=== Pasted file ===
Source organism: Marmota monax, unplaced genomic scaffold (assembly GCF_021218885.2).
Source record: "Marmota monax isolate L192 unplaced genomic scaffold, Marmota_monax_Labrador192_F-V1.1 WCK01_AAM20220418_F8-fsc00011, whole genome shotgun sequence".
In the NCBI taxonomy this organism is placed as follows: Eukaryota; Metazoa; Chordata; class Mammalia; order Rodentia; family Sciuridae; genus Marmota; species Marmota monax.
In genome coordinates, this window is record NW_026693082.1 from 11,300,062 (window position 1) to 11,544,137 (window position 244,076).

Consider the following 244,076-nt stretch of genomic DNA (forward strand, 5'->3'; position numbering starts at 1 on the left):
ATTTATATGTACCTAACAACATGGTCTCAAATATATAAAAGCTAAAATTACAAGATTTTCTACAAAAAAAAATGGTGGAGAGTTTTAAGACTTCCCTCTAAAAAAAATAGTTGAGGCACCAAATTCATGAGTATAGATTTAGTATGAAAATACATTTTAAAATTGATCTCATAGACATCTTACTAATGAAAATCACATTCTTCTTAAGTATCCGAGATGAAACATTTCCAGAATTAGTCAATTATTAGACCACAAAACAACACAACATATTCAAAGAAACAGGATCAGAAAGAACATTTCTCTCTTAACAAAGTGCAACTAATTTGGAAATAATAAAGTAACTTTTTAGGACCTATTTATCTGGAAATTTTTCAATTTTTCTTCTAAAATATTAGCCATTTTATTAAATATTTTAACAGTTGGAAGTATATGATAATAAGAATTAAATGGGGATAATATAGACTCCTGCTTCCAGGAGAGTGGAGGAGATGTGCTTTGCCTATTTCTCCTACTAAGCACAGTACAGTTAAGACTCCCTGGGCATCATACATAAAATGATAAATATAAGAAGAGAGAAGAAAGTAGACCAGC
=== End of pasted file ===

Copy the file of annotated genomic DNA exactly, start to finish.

Source organism: Marmota monax, unplaced genomic scaffold (assembly GCF_021218885.2).
Source record: "Marmota monax isolate L192 unplaced genomic scaffold, Marmota_monax_Labrador192_F-V1.1 WCK01_AAM20220418_F8-fsc00011, whole genome shotgun sequence".
In the NCBI taxonomy this organism is placed as follows: Eukaryota; Metazoa; Chordata; class Mammalia; order Rodentia; family Sciuridae; genus Marmota; species Marmota monax.
In genome coordinates, this window is record NW_026693082.1 from 11,300,062 (window position 1) to 11,544,137 (window position 244,076).

Consider the following 244,076-nt stretch of genomic DNA (forward strand, 5'->3'; position numbering starts at 1 on the left):
ATTTATATGTACCTAACAACATGGTCTCAAATATATAAAAGCTAAAATTACAAGATTTTCTACAAAAAAAAATGGTGGAGAGTTTTAAGACTTCCCTCTAAAAAAAATAGTTGAGGCACCAAATTCATGAGTATAGATTTAGTATGAAAATACATTTTAAAATTGATCTCATAGACATCTTACTAATGAAAATCACATTCTTCTTAAGTATCCGAGATGAAACATTTCCAGAATTAGTCAATTATTAGACCACAAAACAACACAACATATTCAAAGAAACAGGATCAGAAAGAACATTTCTCTCTTAACAAAGTGCAACTAATTTGGAAATAATAAAGTAACTTTTTAGGACCTATTTATCTGGAAATTTTTCAATTTTTCTTCTAAAATATTAGCCATTTTATTAAATATTTTAACAGTTGGAAGTATATGATAATAAGAATTAAATGGGGATAATATAGACTCCTGCTTCCAGGAGAGTGGAGGAGATGTGCTTTGCCTATTTCTCCTACTAAGCACAGTACAGTTAAGACTCCCTGGGCATCATACATAAAATGATAAATATAAGAAGAGAGAAGAAAGTAGACCAGC